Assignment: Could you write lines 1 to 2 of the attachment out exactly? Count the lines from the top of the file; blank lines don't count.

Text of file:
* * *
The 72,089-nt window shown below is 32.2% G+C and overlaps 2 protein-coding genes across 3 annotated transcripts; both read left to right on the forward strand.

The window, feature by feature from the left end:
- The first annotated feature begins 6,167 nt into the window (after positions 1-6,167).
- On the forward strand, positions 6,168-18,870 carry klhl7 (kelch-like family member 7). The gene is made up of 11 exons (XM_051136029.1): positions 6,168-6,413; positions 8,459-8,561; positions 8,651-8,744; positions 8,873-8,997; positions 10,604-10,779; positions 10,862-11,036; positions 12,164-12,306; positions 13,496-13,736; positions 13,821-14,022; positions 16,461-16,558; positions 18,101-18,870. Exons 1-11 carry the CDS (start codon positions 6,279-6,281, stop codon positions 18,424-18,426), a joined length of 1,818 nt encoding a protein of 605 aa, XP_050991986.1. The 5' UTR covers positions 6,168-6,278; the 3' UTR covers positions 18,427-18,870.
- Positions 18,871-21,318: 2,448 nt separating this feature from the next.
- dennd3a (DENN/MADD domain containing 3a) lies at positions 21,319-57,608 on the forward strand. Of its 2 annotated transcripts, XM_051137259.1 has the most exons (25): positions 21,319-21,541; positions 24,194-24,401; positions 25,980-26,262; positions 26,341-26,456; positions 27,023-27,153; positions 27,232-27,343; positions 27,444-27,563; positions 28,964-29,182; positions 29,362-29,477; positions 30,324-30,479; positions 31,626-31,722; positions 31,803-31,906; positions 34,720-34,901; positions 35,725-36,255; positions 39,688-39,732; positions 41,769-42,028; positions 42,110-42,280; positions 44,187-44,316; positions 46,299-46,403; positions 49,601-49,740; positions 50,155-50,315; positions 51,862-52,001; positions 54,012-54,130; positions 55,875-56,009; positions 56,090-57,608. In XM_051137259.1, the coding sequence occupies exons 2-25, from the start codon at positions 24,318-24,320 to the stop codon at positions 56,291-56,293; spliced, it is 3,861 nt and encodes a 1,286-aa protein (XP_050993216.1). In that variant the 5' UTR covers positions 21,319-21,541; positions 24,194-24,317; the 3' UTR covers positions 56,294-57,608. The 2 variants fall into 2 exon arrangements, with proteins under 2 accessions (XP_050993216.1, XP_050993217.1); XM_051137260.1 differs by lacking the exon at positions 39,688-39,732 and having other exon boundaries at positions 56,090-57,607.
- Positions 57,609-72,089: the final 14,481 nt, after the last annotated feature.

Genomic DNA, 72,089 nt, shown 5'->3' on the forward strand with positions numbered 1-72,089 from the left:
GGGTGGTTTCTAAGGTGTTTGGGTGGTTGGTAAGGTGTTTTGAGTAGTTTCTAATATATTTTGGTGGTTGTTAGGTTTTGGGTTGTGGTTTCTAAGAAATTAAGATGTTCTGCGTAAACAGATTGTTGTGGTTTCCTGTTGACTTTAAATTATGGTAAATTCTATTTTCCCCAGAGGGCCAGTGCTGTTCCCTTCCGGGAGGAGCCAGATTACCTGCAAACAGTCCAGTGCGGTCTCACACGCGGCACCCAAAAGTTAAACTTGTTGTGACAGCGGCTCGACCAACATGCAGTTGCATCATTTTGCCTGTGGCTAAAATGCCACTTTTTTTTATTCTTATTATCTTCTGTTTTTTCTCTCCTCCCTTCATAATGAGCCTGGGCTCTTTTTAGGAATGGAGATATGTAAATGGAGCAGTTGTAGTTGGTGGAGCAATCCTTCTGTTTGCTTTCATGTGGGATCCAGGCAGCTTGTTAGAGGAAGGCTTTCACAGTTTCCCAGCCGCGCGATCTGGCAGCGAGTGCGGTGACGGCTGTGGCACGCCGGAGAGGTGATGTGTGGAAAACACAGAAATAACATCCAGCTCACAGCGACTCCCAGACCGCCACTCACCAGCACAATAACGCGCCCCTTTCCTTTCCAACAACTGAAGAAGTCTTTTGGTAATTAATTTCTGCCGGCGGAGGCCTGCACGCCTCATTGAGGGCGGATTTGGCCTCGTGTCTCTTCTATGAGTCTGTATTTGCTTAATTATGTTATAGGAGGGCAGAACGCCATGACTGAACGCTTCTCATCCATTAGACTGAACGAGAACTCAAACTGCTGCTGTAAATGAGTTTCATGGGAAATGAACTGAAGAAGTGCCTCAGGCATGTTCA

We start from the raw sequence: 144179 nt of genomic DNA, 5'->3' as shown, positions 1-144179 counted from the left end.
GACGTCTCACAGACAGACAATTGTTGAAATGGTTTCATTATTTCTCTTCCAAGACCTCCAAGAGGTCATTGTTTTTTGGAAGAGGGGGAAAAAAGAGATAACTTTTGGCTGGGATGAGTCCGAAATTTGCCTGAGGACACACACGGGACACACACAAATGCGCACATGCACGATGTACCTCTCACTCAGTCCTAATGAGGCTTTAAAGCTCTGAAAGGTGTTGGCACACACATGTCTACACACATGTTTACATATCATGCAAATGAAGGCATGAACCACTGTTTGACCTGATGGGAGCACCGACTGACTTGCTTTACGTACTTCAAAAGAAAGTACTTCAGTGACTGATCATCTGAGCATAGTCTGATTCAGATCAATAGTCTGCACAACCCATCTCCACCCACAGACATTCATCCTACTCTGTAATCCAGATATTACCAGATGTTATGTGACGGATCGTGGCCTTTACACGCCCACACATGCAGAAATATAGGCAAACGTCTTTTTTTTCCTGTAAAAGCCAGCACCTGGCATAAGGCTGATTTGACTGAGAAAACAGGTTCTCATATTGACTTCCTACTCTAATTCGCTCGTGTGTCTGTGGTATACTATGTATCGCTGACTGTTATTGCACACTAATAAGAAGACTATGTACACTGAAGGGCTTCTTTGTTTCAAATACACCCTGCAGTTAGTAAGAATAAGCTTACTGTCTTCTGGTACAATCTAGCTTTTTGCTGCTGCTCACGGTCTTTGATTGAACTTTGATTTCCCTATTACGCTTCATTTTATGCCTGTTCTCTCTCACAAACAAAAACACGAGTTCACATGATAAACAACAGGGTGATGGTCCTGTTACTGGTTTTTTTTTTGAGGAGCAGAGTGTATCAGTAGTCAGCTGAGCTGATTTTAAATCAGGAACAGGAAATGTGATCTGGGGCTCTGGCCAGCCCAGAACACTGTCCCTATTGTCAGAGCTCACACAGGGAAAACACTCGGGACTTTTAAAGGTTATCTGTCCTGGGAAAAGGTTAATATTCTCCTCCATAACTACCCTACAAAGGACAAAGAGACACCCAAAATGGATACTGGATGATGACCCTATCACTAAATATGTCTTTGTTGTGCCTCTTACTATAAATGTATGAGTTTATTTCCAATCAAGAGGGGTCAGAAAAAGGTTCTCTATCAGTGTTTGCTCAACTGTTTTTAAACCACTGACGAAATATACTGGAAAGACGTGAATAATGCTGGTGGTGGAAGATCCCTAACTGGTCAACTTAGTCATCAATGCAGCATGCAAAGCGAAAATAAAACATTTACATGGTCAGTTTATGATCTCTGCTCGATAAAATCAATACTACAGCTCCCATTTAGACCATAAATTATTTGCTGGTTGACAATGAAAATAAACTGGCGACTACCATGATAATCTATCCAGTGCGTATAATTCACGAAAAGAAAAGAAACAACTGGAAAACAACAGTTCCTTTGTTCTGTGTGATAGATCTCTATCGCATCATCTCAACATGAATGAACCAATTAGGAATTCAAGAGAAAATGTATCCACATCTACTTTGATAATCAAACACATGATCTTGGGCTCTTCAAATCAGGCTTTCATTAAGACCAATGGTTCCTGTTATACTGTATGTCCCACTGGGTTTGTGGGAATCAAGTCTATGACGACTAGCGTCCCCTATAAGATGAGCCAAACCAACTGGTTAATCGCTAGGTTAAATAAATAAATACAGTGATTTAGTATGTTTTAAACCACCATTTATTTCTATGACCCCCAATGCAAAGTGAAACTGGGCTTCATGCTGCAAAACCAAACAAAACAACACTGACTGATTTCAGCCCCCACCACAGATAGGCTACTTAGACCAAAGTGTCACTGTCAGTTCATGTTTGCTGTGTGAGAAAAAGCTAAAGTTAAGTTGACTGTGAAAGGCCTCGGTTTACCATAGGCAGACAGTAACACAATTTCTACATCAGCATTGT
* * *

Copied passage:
The 72,089-nt window shown below is 32.2% G+C and overlaps 2 protein-coding genes across 3 annotated transcripts; both read left to right on the forward strand.

The window, feature by feature from the left end: